New Year, despite the fun and merrymaking, is also a time when we reflect on the past and think about the future. The most obvious indications of this are, firstly, those interminably programmes on radio and TV that go over the year’s events and, secondly, the habit of making “New Year’s Resolutions”, most of which do not survive more than a few days at most.
These reflections are perhaps pale echoes of the rituals of atonement that primitive societies often engaged in. It was felt that the burden of guilt accumulated during the year needed to be purged and the population spiritually cleansed in order to confront the new year with confidence and hope. There is nothing wrong with occasionally reviewing one’s life, constructing a sort of balance sheet and deciding where to go from here. In fact, there is a lot to recommend it as long as it is undertaken in the right spirit.
Despite the best laid plans of mice and men, life is unpredictable and we make many of our decisions on the fly. Inevitably, we often get it wrong, make mistakes and feel we have let ourselves and others down. It is good to zero the clock, as it were, from time to time, learn from past mistakes and look to the future with hope and new enthusiasm.
The past is of course important: it determines what we are. Without my memories and experiences, skills and quirks of personality, I am but a robot, a meat machine without an identity. What I have been determines how I respond to new experience and thus largely determines what I shall be.
The future is also important for it is where we situate our goals and ambitions. All but the most trivial projects take time to complete and it is this ability to plan for the future that enable us to carry out the great enterprises of civilization. Without a concept of future we would simply stumble around without achieving anything.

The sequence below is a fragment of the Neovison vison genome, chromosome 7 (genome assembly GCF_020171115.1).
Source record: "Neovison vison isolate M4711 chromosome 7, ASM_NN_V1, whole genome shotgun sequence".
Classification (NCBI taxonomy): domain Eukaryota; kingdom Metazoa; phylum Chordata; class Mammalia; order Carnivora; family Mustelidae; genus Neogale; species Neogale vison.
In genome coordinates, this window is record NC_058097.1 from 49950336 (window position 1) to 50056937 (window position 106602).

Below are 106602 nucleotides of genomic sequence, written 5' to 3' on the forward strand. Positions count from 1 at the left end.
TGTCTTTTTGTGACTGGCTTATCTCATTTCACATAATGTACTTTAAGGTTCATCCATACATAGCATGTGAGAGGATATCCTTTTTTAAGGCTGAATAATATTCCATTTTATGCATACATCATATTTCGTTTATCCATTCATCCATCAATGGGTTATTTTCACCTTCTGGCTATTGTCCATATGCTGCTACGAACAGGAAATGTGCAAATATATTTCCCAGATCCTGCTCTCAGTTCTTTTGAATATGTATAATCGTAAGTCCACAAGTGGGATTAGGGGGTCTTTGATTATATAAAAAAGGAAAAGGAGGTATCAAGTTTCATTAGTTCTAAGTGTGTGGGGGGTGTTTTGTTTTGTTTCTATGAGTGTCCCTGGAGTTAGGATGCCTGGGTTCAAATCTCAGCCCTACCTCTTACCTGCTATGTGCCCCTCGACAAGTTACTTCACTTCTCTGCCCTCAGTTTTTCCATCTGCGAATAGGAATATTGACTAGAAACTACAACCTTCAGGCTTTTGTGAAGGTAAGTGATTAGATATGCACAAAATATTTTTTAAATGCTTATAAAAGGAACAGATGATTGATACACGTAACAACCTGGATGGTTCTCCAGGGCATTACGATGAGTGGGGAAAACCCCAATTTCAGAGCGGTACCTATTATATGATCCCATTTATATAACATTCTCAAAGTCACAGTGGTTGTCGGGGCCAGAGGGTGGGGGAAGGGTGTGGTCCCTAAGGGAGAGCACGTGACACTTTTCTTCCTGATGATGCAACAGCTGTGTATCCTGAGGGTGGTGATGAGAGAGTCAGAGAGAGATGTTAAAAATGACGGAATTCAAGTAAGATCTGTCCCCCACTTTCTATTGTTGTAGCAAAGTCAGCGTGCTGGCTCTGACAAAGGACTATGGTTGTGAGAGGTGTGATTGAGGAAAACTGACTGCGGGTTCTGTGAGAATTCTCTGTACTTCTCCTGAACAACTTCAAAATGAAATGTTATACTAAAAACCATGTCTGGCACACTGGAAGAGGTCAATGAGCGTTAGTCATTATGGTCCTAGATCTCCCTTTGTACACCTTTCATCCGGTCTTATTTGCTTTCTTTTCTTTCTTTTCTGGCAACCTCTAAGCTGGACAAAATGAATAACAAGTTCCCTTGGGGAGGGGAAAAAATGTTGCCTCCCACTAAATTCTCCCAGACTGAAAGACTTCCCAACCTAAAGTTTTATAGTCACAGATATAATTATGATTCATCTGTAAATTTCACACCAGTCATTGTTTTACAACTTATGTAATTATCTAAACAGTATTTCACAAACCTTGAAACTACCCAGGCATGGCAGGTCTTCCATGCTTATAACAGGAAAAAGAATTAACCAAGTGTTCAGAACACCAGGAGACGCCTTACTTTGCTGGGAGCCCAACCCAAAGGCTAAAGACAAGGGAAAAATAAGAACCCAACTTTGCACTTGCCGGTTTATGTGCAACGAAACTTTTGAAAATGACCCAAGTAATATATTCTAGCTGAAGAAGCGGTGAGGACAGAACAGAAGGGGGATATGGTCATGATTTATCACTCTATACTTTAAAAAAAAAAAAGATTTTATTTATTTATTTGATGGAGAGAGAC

The most important of all, however, is the present, that knife-edge between the past and future, the only moment when we can act but which is so fleeting that we barely have time to experience it before it has become a memory. If the present is the only instant when we can do, it is the only instant when we can be. History, the past, tells us what we have been; the future, what we hope to be; it is only in the present that I am.
That is why I think it is sad that so many continually sacrifice the present for an imagined future. Whether this future is bliss in heaven or a material paradise here on earth, it comes without a guarantee. You may never see it. In any case, it will not be as you imagine it, so you cannot prepare for it. Living for the moment is the only way we can live and we should therefore embrace it, throw ourselves wholeheartedly into the moment. Joyful or tragic, it is the only stage on which we can act.